Here are the main events that occurred in Politics this week:
1. President Joe Biden Announces Deployment of 3,000 US Troops To Europe As Tensions Between Ukraine & Russia Increase
President Biden has approved the deployment of roughly 3,000 additional American troops to Europe “in the coming days“, NBC News and The Wall Street Journal confirmed on February 2. It is “the first major movement of US forces in Russia’s military standoff with Ukraine,” intended to shore up the defense of European allies, the Journal writes. According to a senior administration official, 2,000 soldiers from the US will join troops already in Poland and Germany, while 1,000 troops in Europe will move to join US troops currently in Romania, as reported by NBC News. The deployment was confirmed by Pentagon spokesperson John Kirby, who assured the moves are not permanent and that forces are not going to fight in Ukraine; rather, they are going to bolster NATO allies.
2. US Economic Growth Surged In 2021, Reaching Highest Level Since 1984
The US economy grew 5.7 percent last year, the biggest increase since 1984, according to a January 27 Commerce Department report. That said, however, the growth “wasn’t a straight line,” notes Mark Zandi, chief economist at Moody’s Analytics. “The economy remains tethered to the pandemic.” For example, though gross domestic product expanded at a whopping 6.9 percent annual rate in the final three months of 2021, it “recently lost momentum” explains The Wall Street Journal, “with business activity undermined by pandemic-induced shortages of supplies and workers.” Still, as a whole, “2021 marked the strongest economic rebound in decades.”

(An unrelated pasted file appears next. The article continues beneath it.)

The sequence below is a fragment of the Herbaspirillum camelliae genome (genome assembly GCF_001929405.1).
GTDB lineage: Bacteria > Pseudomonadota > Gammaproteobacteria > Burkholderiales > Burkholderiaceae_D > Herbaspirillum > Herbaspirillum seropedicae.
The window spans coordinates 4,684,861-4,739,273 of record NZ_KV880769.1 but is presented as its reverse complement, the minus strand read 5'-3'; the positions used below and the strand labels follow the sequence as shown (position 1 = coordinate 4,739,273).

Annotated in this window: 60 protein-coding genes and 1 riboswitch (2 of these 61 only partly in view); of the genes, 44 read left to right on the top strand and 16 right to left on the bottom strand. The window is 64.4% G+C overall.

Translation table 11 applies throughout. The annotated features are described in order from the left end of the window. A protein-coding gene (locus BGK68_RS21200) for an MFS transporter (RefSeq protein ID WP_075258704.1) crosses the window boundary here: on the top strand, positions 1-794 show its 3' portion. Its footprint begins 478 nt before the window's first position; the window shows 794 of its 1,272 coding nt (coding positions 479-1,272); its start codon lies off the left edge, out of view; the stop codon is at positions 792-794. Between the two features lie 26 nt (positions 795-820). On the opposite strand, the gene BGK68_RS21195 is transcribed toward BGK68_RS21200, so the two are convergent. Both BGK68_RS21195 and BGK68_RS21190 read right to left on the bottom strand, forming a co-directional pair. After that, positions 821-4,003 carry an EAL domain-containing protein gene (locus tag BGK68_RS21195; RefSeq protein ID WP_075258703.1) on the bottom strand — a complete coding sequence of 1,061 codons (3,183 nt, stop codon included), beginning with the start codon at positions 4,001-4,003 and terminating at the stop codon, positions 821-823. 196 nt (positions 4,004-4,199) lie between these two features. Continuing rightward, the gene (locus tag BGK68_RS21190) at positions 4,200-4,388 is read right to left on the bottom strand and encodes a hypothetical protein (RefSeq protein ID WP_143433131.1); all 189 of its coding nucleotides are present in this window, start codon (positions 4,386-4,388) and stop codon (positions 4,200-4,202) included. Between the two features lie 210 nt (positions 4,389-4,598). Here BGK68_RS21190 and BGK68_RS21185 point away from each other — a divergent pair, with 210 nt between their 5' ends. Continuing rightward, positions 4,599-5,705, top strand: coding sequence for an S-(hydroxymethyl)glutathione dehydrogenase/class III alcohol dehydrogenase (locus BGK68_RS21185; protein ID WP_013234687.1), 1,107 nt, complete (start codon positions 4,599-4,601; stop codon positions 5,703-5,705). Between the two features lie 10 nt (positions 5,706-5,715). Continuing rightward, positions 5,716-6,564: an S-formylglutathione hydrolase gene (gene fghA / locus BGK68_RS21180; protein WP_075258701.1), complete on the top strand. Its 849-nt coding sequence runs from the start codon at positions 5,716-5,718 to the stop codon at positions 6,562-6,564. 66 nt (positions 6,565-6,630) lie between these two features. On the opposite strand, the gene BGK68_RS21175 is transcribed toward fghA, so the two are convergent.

3. Supreme Court Justice Stephen Breyer Announces Retirement After 27 Years On The Court
Justice Stephen Breyer will step down from the Supreme Court at the end of the current term, according to people familiar with his thinking. President Joe Biden and Breyer are scheduled to appear together at the White House on January 26 as the Supreme Court justice is set to announce his retirement, a source familiar with the matter confirmed to NBC News. Justice Breyer is one of the three remaining liberal justices, and his decision to retire after more than 27 years on the court allows Biden to appoint a successor who could serve for decades and, in the short term, maintain the current 6-3 split between conservative and liberal justices.